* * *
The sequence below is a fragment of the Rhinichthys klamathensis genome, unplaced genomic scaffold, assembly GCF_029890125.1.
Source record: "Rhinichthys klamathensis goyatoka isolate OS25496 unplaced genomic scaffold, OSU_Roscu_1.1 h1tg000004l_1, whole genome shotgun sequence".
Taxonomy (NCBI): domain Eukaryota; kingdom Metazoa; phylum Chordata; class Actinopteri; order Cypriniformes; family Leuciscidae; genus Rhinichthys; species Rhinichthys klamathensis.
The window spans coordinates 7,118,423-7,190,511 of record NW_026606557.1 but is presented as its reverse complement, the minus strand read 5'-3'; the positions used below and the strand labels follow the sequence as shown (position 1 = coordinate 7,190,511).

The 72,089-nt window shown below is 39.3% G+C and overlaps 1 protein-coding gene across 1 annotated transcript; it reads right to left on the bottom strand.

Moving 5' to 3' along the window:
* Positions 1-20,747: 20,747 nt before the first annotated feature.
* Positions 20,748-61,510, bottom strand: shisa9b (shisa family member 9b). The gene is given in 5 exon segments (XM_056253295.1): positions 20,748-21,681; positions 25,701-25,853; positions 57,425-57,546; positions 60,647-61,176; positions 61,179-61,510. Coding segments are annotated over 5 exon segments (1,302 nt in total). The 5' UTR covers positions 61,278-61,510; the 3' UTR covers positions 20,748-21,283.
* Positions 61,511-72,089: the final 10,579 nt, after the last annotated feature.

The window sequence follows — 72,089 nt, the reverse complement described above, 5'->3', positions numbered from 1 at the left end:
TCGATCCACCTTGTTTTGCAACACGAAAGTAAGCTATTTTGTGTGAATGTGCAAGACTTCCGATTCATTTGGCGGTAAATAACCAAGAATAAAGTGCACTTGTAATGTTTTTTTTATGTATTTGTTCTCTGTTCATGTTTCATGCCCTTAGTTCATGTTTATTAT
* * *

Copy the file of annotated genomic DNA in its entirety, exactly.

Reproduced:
The sequence below is a fragment of the Rhinichthys klamathensis genome, unplaced genomic scaffold, assembly GCF_029890125.1.
Source record: "Rhinichthys klamathensis goyatoka isolate OS25496 unplaced genomic scaffold, OSU_Roscu_1.1 h1tg000004l_1, whole genome shotgun sequence".
Taxonomy (NCBI): domain Eukaryota; kingdom Metazoa; phylum Chordata; class Actinopteri; order Cypriniformes; family Leuciscidae; genus Rhinichthys; species Rhinichthys klamathensis.
The window spans coordinates 7,118,423-7,190,511 of record NW_026606557.1 but is presented as its reverse complement, the minus strand read 5'-3'; the positions used below and the strand labels follow the sequence as shown (position 1 = coordinate 7,190,511).

The 72,089-nt window shown below is 39.3% G+C and overlaps 1 protein-coding gene across 1 annotated transcript; it reads right to left on the bottom strand.

Moving 5' to 3' along the window:
* Positions 1-20,747: 20,747 nt before the first annotated feature.
* Positions 20,748-61,510, bottom strand: shisa9b (shisa family member 9b). The gene is given in 5 exon segments (XM_056253295.1): positions 20,748-21,681; positions 25,701-25,853; positions 57,425-57,546; positions 60,647-61,176; positions 61,179-61,510. Coding segments are annotated over 5 exon segments (1,302 nt in total). The 5' UTR covers positions 61,278-61,510; the 3' UTR covers positions 20,748-21,283.
* Positions 61,511-72,089: the final 10,579 nt, after the last annotated feature.

The window sequence follows — 72,089 nt, the reverse complement described above, 5'->3', positions numbered from 1 at the left end:
TCGATCCACCTTGTTTTGCAACACGAAAGTAAGCTATTTTGTGTGAATGTGCAAGACTTCCGATTCATTTGGCGGTAAATAACCAAGAATAAAGTGCACTTGTAATGTTTTTTTTATGTATTTGTTCTCTGTTCATGTTTCATGCCCTTAGTTCATGTTTATTAT